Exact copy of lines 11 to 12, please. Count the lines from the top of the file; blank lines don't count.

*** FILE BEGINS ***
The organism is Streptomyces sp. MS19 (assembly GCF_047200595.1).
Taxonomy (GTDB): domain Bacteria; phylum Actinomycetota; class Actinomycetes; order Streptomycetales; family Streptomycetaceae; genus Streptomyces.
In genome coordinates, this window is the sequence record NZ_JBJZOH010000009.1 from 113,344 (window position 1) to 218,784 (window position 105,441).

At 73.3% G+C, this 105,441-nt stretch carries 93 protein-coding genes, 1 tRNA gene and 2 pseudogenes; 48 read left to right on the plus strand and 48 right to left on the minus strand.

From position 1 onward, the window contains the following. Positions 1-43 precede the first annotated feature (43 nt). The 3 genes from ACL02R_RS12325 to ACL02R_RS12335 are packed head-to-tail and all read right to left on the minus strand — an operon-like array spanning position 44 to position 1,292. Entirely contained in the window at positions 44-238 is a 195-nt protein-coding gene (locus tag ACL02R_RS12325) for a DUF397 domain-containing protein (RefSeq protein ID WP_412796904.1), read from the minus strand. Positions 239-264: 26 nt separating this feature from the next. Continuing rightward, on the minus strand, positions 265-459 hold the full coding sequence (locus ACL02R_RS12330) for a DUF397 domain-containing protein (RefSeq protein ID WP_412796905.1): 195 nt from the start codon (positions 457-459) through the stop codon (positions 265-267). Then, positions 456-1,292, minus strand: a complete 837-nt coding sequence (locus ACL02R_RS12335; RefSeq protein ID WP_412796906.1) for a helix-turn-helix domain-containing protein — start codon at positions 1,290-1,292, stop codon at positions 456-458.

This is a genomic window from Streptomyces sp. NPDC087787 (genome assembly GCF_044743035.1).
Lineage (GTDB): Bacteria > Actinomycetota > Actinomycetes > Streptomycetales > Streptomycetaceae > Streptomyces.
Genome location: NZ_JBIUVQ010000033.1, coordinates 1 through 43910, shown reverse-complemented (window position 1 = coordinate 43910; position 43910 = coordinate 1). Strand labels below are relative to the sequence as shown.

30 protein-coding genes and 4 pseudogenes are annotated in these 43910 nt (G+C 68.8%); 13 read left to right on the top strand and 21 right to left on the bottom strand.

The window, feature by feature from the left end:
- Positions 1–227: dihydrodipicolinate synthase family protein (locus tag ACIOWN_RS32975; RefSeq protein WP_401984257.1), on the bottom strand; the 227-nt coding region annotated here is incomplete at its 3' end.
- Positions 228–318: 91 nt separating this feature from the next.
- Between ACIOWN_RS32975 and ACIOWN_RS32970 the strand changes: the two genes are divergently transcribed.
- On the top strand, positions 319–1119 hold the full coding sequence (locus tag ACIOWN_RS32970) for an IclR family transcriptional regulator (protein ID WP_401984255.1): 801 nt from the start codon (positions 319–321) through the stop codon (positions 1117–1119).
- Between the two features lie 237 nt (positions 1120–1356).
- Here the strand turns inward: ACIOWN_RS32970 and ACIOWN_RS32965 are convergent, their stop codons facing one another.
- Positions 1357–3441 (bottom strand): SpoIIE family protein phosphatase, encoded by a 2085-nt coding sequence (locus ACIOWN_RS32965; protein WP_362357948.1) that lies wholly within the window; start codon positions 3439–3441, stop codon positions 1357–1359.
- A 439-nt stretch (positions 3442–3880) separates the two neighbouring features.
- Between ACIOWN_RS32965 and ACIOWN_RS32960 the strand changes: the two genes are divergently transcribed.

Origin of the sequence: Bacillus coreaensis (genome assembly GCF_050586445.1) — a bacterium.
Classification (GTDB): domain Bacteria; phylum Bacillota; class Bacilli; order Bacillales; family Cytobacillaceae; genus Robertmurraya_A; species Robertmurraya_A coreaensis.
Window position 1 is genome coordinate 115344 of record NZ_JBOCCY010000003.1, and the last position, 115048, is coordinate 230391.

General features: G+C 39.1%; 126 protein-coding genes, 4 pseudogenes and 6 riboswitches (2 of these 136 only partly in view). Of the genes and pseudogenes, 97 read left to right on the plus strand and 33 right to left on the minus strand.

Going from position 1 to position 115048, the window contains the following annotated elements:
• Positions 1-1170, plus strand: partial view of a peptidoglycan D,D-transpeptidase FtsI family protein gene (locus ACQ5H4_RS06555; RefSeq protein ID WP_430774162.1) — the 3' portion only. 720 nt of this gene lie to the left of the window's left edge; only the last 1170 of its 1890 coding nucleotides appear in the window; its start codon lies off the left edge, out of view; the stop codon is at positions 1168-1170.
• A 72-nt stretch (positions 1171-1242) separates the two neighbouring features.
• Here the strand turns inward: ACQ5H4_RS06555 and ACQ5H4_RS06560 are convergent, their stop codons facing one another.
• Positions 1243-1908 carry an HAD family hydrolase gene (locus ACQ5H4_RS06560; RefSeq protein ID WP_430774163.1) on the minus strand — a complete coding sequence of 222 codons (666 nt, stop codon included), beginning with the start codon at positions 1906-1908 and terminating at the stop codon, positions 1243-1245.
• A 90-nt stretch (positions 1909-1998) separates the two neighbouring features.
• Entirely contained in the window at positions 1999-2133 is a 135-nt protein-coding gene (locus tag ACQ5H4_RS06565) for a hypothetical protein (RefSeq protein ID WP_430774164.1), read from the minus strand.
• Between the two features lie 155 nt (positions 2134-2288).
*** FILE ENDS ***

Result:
- Positions 1–227: dihydrodipicolinate synthase family protein (locus tag ACIOWN_RS32975; RefSeq protein WP_401984257.1), on the bottom strand; the 227-nt coding region annotated here is incomplete at its 3' end.
- Positions 228–318: 91 nt separating this feature from the next.